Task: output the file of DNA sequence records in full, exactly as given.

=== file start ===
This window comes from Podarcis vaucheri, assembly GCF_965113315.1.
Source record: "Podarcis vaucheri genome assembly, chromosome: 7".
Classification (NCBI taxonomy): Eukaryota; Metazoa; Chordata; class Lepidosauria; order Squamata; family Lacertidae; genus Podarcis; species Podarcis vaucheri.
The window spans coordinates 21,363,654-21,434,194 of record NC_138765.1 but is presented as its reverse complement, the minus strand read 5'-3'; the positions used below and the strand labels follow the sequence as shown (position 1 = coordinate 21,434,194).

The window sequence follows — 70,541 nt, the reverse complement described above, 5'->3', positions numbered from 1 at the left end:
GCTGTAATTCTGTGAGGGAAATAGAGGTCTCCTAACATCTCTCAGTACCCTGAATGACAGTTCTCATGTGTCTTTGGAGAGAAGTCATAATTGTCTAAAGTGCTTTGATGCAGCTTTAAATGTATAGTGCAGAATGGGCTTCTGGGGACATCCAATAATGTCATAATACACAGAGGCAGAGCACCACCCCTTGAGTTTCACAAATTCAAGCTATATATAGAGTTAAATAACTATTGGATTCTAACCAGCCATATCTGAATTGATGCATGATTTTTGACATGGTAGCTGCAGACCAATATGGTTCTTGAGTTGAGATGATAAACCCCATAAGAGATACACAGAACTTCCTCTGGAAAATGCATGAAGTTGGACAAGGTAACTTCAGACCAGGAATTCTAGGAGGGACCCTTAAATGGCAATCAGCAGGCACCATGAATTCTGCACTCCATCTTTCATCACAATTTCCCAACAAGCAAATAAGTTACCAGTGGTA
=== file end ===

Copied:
This window comes from Podarcis vaucheri, assembly GCF_965113315.1.
Source record: "Podarcis vaucheri genome assembly, chromosome: 7".
Classification (NCBI taxonomy): Eukaryota; Metazoa; Chordata; class Lepidosauria; order Squamata; family Lacertidae; genus Podarcis; species Podarcis vaucheri.
The window spans coordinates 21,363,654-21,434,194 of record NC_138765.1 but is presented as its reverse complement, the minus strand read 5'-3'; the positions used below and the strand labels follow the sequence as shown (position 1 = coordinate 21,434,194).

The window sequence follows — 70,541 nt, the reverse complement described above, 5'->3', positions numbered from 1 at the left end:
GCTGTAATTCTGTGAGGGAAATAGAGGTCTCCTAACATCTCTCAGTACCCTGAATGACAGTTCTCATGTGTCTTTGGAGAGAAGTCATAATTGTCTAAAGTGCTTTGATGCAGCTTTAAATGTATAGTGCAGAATGGGCTTCTGGGGACATCCAATAATGTCATAATACACAGAGGCAGAGCACCACCCCTTGAGTTTCACAAATTCAAGCTATATATAGAGTTAAATAACTATTGGATTCTAACCAGCCATATCTGAATTGATGCATGATTTTTGACATGGTAGCTGCAGACCAATATGGTTCTTGAGTTGAGATGATAAACCCCATAAGAGATACACAGAACTTCCTCTGGAAAATGCATGAAGTTGGACAAGGTAACTTCAGACCAGGAATTCTAGGAGGGACCCTTAAATGGCAATCAGCAGGCACCATGAATTCTGCACTCCATCTTTCATCACAATTTCCCAACAAGCAAATAAGTTACCAGTGGTA